January 25th, 2014
12:49 PM ET

The myths of foreign aid

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By Fareed Zakaria

I’m in Davos, Switzerland, the site of the World Economic Forum's annual meeting. I usually use our “What in the World” section to give you my thoughts about something that struck me. But I’m going to cede this space to someone else today – Bill Gates.

His annual letter is out. It debunks three myths about fighting poverty and has gotten attention for its claim that by 2035, there will be no more poor countries in the world (using today’s definition of poor, of course).

But what caught my eye was myth number two: foreign aid is a big waste. Actually, this might not strike many as a myth. Lots of people believe that what we send abroad doesn’t really help countries alleviate poverty and develop. Well, Gates does a very nice job carefully explaining why foreign aid has in fact been a pretty spectacular success. The largest piece of evidence for this is literally the life-saving effect of aid.

Gates gives us the numbers:

– Since 2000, 440 million children have been immunized against vaccine-preventable diseases

– Since 1988, 2.5 billion children have been immunized against polio

The results are stunning. Twenty-five years ago, the number of polio cases each year was 350,000. In 2013 it was 400.

And it’s not just about health either – the percentage of children in school in Africa has gone from the low of the 40 percents to 75 percent over the last forty years.

Savings people’s lives, making them healthy and ensuring that they get an education is not simply and deeply a moral thing to do – it has practical benefits as well. These people now work, earn a living, and help make their countries less reliant on aid. Many countries that received large amounts of foreign aid from the West are now developed enough that they don't need it anymore: among them, China, Mexico, Brazil, Malaysia, Singapore, South Korea, Morocco, Peru. In fact, China is now a big donor of foreign aid.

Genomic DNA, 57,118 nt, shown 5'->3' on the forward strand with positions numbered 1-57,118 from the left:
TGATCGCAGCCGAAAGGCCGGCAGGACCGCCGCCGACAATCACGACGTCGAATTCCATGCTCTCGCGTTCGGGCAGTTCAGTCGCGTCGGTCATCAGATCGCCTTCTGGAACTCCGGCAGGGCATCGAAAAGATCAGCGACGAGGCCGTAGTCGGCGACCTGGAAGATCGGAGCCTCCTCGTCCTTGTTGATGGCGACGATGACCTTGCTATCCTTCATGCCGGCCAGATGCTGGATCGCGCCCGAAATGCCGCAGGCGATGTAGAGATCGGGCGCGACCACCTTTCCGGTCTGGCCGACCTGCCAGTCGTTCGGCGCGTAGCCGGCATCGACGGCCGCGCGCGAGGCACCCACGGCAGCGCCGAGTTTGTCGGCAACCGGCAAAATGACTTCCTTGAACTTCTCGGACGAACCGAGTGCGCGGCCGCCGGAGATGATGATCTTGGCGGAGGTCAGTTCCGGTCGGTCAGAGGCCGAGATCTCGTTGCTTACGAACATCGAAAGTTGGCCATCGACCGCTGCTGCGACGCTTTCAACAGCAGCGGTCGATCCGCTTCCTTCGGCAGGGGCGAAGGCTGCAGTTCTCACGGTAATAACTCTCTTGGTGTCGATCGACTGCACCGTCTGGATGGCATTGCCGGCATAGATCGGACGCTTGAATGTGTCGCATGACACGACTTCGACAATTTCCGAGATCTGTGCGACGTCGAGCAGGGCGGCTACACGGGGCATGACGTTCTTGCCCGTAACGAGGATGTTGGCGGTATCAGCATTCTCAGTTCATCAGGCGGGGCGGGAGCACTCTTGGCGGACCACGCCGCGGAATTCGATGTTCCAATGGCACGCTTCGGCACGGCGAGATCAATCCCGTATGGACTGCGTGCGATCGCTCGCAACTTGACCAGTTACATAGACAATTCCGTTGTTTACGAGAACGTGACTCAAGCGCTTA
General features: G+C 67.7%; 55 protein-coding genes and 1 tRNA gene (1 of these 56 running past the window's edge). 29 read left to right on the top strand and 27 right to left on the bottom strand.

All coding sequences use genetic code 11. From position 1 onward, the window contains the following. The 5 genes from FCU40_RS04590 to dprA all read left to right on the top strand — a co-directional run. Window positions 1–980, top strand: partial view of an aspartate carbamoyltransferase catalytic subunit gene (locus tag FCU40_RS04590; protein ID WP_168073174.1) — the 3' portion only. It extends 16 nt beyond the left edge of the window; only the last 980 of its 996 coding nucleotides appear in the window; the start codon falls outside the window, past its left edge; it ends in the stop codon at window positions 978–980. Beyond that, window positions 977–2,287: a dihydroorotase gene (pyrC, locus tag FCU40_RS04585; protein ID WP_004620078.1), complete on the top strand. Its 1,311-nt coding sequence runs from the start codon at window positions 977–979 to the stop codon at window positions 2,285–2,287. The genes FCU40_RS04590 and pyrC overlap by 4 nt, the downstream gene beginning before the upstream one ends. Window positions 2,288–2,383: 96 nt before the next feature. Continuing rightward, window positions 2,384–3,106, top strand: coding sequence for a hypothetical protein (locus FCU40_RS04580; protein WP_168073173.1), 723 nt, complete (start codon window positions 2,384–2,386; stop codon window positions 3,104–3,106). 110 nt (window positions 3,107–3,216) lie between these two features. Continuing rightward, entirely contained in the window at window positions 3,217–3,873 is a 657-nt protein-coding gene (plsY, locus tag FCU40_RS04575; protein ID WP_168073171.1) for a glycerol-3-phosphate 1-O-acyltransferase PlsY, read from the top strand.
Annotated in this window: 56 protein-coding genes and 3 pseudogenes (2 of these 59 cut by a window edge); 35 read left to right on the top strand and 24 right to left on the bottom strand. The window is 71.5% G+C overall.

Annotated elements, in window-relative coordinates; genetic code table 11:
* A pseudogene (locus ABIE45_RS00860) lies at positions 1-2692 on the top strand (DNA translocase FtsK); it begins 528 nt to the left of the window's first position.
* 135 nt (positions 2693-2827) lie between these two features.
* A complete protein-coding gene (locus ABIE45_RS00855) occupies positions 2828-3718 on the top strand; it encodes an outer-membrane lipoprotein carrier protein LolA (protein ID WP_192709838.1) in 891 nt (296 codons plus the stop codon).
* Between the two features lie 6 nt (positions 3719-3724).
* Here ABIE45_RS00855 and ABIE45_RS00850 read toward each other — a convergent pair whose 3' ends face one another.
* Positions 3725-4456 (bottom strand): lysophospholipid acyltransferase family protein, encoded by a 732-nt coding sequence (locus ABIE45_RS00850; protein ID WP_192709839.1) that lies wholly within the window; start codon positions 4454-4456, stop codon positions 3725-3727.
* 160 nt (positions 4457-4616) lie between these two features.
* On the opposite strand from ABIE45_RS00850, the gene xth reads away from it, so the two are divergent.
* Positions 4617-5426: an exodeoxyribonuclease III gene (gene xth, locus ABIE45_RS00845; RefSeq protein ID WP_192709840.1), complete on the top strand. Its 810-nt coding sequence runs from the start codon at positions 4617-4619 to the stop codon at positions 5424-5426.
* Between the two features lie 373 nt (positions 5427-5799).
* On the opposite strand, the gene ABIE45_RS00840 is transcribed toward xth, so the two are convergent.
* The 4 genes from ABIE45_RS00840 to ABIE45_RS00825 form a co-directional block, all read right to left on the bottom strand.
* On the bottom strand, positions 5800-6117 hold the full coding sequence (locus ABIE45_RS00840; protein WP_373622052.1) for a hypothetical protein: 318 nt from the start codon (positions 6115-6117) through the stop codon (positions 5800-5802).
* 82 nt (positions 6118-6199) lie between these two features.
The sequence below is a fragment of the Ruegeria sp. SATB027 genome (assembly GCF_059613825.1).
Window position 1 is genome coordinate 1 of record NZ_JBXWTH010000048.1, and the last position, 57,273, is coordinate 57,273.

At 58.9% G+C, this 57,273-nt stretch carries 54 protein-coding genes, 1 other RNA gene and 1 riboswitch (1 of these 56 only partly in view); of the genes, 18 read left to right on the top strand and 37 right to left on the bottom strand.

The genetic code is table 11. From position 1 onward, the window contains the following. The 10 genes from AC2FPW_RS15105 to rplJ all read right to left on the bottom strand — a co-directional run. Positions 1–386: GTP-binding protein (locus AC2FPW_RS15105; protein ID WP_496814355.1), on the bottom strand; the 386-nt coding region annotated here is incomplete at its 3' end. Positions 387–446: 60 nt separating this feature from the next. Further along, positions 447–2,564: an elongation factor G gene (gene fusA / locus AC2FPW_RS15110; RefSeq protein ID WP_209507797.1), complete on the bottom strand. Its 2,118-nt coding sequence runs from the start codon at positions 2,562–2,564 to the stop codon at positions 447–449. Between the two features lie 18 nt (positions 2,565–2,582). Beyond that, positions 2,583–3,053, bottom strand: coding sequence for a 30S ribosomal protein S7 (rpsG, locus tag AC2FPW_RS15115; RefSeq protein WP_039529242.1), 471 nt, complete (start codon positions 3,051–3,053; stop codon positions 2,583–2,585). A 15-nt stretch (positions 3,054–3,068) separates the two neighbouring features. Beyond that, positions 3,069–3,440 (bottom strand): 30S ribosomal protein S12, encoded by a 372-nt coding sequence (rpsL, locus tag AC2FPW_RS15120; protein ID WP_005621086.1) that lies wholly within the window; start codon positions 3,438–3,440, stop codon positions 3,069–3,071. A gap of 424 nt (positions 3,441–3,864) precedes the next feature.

Part of the problem here is that we lump together all kinds of aid. There’s aid that was given during the Cold War – say to Mobutu Sese Seko, who led what was then Zaire – for purely strategic reasons with no attempt to develop the country. There is aid for research and science. There is aid for public health. And then there is aid for general economic development.

The reality is that foreign aid programs have to be well designed, properly targeted, and well implemented – just like any other effort in the real world, whether it be public or private. They must be monitored for corruption and unintended effects. But when these conditions apply – and they do in many, many cases – foreign aid has a big positive effect.

And how much are we spending to get these benefits? Americans guess that their government spends 25 percent of its annual budget on aid. How much should it be spending, they are asked? Ten percent is the answer. Well, the fact is that the United States spends less than one percent of its budget on aid. That’s $30 for every American. Is this money a waste?